The buildings date back to 1837 when former merchant and educational pioneer David Stow opened the Dundas Vale Normal Seminary, Europe’s first purpose-built training institution for teachers. Some remnants of the old seminary still remain today – rooms with rows of sinks which were more recently used as storage, and wooden lockers can still be found. In 1913 the Glasgow Corporation agreed a deal to buy the estate, and build both a teacher training college and the associated Jordanhill School on the site. A new building was planned to provide teacher training. With the new school completed in 1920 and the college in 1921, the now Grade B listed David Stow Building facilitated all teacher training provided under the unified University of Glasgow. Centrally funded and with no ties with churches, the college was largely non-residential and its range of work was wider. A shortage of teachers throughout Britain in the late 1950s lead to large scale expansion at Jordanhill. Construction of a new purpose-built facility commenced in 1961, replacing a much older manor house on the site. In 1993, the college was required to merge with a higher education facility. The University of Strathclyde approached the college, and an agreement between both institutions was reached. In 1993 Jordanhill College became the Faculty of Education of the University of Strathclyde. With better use of facilities, and an ageing campus at Jordanhill which was highly protected by preservation orders, in 2010 the decision was made to close Jordanhill campus and move the Faculty all courses to its John Anderson Campus. 2011-12 was the last academic year held at the Jordanhill Campus before the move took place.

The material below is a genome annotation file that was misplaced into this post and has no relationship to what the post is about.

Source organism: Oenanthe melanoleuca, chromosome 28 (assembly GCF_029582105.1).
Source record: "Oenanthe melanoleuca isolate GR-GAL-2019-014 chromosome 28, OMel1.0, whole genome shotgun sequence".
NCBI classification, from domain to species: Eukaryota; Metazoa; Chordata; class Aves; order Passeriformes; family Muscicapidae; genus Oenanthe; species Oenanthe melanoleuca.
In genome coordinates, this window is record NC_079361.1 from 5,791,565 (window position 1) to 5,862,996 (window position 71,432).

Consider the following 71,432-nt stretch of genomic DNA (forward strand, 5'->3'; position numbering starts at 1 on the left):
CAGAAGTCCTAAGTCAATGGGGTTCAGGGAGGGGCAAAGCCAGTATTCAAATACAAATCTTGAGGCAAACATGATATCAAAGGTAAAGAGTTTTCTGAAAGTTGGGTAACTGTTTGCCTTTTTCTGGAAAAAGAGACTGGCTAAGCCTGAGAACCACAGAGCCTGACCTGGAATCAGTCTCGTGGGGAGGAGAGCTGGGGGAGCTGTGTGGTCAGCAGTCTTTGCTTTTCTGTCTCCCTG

We never thought this one would happen as we walked around the disused, overgrown campus. There was dog walkers everywhere, vans outside the front entrance, and 'lawnmower cars' cleaning up around the front too. However, soon enough we found an open door around the back, with a skip outside. This is where the asbestos removal workers were taking furniture, and there was a guided route around the building that they used, cautioned off with a banner.
As soon as we got inside, we heard voices along this makeshift walkway, so we slipped down the first corridor we found away from it, and began our silent, tense exploration.
The room with the domed, colourful ceiling was the lunch break room for the workers and they were inside enjoying sandwiches at one point, so sadly we couldn't get any pictures from it!
Exterior, they were doing well with the grass
Assembly Hall, my friend accidentally played the organ which was very, very loud. I'd recommend taking a quick look at my video if you want a laugh as I got it all on camera. Nevertheless, this room was stunning - notice the walkway in the centre where security/workers could go through at any time.
After the organ scenario, we headed out, before we could create any more noise. On the way to our exit door, we walked past a room with a worker doing some duty, luckily with his back turned. I think the whole reason for this explore was simply a bit of luck, which is always nice.
Here's the link to our documentary styled video of this explore. I was trying to film cinematics more than take pictures during this one, as we were expecting to be caught at any second, so I cover a lot more in the video. We dive into the past, present and future of the building through cinematics and narration: